Should NCAA Athletes Be Paid in Addition to Receiving Scholarships?

Billy A / Foter / CC BY-NC-SA

Anyone who follows NCAA men’s basketball knows that today’s head coaches rarely have great players who stick around for four years. They’re lucky if their best players last two years before heading to the NBA. An NCAA men’s basketball player is 20.6 percent less likely to graduate than a non-athletic student — and the number jumps to 32.4 percent in the NCAA’s biggest conferences. Whether you’re talking about the NBA or the NFL, professional sports leagues constantly reach down to pluck top NCAA talent. The players miss out on finishing their educations, and university sports teams lose their competitive edges.

Up to now, student athletes have received a free or reduced-cost college education in exchange for their playing abilities. Now, if they win a lawsuit against the NCAA, students may also take a cut of university profits in exchange for playing. Universities have tried to limit student athletes’ contact with professional sports leagues and agents, but scholarships are no longer enough. Students want a bigger piece of the pie, and the NCAA may have to evolve if it wants to compete with the pros.

How It All Started

In 2009, former UCLA basketball player Ed O’Bannon filed a lawsuit against the NCAA, EA Sports and the Collegiate Licensing Company for profiting off of use of his likeness in an EA Sports NCAA video game. EA paid the NCAA to license its logo and name for the video games, but the players never received any compensation for the use of their likenesses. Six other players joined the lawsuit. In September 2013, EA and the Collegiate Licensing Company settled with O’Bannon and the other plaintiffs.

The NCAA has vowed to take the case to the Supreme Court, and here’s why: If student athletes receive compensation for the use of their images in video games, then they could have grounds to demand compensation for their television appearances. The NCAA store has stopped selling player jerseys and personalized player memorabilia online in what some say is an effort to head off the lawsuit. Losing a cut of television revenue would mean shifting serious money away from coaches, athletic administrators and schools.

University of Central Arkansas / Foter / CC BY-NC-ND

Why Universities Are Scared

Contrary to popular belief, many NCAA sports programs aren’t extremely profitable. While some major programs make a significant amount of money selling game tickets and collecting fees from ESPN, the median university athletics department clears about $1.1 million per year. To put that into perspective, your average college with 12,000 students spends about $440 million per year.
College sports do make money for universities by increasing local political and popular support. That support can affect university finances in four ways:

    1. Free media coverage. Northwestern University and Mathematica Policy Research published findings indicating half of all newspaper articles covering public colleges are about athletics.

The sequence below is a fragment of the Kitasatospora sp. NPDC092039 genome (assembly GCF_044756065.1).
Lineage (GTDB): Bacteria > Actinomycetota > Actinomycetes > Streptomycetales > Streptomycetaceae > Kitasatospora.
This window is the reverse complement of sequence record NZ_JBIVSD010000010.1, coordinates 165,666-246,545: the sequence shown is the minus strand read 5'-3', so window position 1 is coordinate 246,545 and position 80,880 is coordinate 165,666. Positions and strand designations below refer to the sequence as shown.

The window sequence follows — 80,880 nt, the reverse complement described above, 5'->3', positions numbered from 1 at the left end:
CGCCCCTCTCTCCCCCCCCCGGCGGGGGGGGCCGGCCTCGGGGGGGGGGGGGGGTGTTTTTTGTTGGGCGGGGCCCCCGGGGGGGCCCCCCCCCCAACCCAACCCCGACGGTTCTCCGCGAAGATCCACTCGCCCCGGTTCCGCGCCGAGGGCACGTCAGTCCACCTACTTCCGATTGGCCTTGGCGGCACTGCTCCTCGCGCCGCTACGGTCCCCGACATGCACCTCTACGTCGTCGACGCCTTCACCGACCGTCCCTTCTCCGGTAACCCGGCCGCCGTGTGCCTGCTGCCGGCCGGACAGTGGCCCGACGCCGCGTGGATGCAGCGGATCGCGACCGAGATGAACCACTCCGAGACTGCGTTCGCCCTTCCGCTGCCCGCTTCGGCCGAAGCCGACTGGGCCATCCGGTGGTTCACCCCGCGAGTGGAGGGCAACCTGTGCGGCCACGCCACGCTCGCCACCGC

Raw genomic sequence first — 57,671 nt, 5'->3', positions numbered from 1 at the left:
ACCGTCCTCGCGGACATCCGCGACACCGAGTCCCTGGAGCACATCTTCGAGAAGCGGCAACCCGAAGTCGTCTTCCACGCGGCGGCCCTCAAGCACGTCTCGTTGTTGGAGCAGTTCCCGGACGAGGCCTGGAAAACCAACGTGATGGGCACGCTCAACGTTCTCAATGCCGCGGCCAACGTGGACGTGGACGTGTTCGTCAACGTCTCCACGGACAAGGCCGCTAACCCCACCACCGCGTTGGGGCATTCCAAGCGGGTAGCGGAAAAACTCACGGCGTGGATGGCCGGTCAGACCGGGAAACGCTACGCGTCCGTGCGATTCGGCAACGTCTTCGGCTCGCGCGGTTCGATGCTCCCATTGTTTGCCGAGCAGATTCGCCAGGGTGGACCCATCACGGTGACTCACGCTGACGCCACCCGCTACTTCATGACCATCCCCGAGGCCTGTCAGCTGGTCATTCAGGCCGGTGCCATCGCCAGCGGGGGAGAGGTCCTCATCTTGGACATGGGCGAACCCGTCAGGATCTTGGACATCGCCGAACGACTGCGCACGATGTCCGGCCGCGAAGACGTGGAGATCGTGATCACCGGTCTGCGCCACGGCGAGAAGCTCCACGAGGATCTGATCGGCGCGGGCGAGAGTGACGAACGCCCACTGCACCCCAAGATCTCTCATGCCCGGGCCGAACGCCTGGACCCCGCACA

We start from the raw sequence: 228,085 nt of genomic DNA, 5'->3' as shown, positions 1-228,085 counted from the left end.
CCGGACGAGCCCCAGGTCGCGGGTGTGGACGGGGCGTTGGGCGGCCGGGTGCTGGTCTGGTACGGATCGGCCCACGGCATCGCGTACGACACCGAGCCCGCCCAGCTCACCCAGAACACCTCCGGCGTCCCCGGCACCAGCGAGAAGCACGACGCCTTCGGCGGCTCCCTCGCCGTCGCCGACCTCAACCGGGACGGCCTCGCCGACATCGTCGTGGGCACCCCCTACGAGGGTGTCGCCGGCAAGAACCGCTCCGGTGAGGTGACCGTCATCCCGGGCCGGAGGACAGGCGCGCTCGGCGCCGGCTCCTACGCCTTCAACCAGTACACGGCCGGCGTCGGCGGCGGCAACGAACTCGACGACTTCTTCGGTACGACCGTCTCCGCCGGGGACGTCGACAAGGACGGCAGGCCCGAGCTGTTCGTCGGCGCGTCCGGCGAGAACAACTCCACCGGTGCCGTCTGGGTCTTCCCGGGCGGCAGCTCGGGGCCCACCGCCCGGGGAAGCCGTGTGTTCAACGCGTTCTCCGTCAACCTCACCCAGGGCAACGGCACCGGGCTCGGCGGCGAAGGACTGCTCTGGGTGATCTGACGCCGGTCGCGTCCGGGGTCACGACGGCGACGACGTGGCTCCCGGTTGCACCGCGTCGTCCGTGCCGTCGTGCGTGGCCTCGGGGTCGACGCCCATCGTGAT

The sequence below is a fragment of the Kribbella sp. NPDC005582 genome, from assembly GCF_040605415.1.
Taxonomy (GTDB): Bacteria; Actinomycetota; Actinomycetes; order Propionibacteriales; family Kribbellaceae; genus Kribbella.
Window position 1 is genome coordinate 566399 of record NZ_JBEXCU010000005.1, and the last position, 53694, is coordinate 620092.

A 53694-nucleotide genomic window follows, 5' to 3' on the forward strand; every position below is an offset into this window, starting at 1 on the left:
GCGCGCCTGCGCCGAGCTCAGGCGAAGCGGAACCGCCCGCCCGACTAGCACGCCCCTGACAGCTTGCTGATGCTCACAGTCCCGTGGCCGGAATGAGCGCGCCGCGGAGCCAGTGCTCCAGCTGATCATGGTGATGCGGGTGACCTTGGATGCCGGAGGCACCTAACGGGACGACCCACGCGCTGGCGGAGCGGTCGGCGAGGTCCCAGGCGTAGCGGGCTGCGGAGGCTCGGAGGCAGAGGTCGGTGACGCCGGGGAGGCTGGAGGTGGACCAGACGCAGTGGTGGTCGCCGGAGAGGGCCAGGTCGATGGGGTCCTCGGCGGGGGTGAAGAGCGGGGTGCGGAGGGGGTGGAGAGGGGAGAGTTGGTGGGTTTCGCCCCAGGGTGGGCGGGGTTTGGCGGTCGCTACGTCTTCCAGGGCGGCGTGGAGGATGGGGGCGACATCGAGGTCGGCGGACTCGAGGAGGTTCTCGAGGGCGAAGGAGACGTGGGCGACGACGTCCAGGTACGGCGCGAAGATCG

2. Higher enrollment. Universities with major football and basketball programs often have higher numbers of enrolled students and can recruit higher-performing students outside of sports. Winning a national championship, for example, can boost a school’s overall enrollment by 10 percent.

    3. Political favors. Universities frequently provide free, discounted or privileged tickets to local government officials, university board members and powerful members of the local business community. For example, of the VIP guests who sit in university president’s boxes at university football games, about 20 percent are legislators and 40 percent are influential business people.

    4. More public funding. Universities that made the jump to NCAA Division 1-A received about $6 million more in annual appropriations compared to universities that made no division changes.

The End of Pure Amateurism

Giving a cut to student athletes could mean a significant reduction in university revenues even if those revenues don’t come directly from ticket sales. Some also argue that compensating student athletes takes away their incentive to graduate.

However, with more student athletes being snatched up by the pros, the NCAA may have to modernize its eligibility rules. Even though some college scholarships from universities can exceed $40,000 in value, those scholarships aren’t enough to keep the best players from heading to the big leagues.

Ohio University Players Image by Billy Adams from Flickr’s Creative Commons

UCA Players Image by University of Central Arkansas from Flickr’s Creative Commons

About the Author: Jerry Fielder is a sports writer who loves to bet on NCAA sports. He recommends for reviews of the best online sports betting sites.

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4 Replies to “Should NCAA Athletes Be Paid in Addition to Receiving Scholarships?”

  1. This was actually a contributing author’s piece, Matty, but there should be plenty to find on the internet.

    I suggest forming an opinion of your own, then backing it up, however, it will be difficult to back up with fact.

    For example, you can’t just say paying college athletes would decrease hand me outs for we don’t necessarily that to be true.

    It’s definitely a sticky argument.

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